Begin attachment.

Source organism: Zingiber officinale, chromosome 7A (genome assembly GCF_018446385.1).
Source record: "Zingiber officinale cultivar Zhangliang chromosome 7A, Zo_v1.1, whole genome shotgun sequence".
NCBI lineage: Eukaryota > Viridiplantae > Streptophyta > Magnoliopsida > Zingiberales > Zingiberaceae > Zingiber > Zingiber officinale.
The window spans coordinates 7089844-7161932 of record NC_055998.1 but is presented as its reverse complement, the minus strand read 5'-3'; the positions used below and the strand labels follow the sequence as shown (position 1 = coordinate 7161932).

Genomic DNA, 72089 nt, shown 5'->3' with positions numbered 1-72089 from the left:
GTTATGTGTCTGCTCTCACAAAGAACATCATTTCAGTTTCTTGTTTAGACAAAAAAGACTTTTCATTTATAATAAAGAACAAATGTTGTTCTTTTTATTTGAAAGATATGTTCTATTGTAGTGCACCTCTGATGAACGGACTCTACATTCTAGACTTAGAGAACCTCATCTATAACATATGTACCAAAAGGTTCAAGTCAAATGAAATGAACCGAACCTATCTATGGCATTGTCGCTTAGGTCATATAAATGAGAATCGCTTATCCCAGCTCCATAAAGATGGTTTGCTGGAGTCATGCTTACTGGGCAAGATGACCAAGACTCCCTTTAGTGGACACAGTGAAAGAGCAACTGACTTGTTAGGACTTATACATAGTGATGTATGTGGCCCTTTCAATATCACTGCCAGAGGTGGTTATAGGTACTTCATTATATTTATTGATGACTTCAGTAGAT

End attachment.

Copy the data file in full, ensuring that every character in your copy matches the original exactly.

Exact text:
Source organism: Zingiber officinale, chromosome 7A (genome assembly GCF_018446385.1).
Source record: "Zingiber officinale cultivar Zhangliang chromosome 7A, Zo_v1.1, whole genome shotgun sequence".
NCBI lineage: Eukaryota > Viridiplantae > Streptophyta > Magnoliopsida > Zingiberales > Zingiberaceae > Zingiber > Zingiber officinale.
The window spans coordinates 7089844-7161932 of record NC_055998.1 but is presented as its reverse complement, the minus strand read 5'-3'; the positions used below and the strand labels follow the sequence as shown (position 1 = coordinate 7161932).

Genomic DNA, 72089 nt, shown 5'->3' with positions numbered 1-72089 from the left:
GTTATGTGTCTGCTCTCACAAAGAACATCATTTCAGTTTCTTGTTTAGACAAAAAAGACTTTTCATTTATAATAAAGAACAAATGTTGTTCTTTTTATTTGAAAGATATGTTCTATTGTAGTGCACCTCTGATGAACGGACTCTACATTCTAGACTTAGAGAACCTCATCTATAACATATGTACCAAAAGGTTCAAGTCAAATGAAATGAACCGAACCTATCTATGGCATTGTCGCTTAGGTCATATAAATGAGAATCGCTTATCCCAGCTCCATAAAGATGGTTTGCTGGAGTCATGCTTACTGGGCAAGATGACCAAGACTCCCTTTAGTGGACACAGTGAAAGAGCAACTGACTTGTTAGGACTTATACATAGTGATGTATGTGGCCCTTTCAATATCACTGCCAGAGGTGGTTATAGGTACTTCATTATATTTATTGATGACTTCAGTAGAT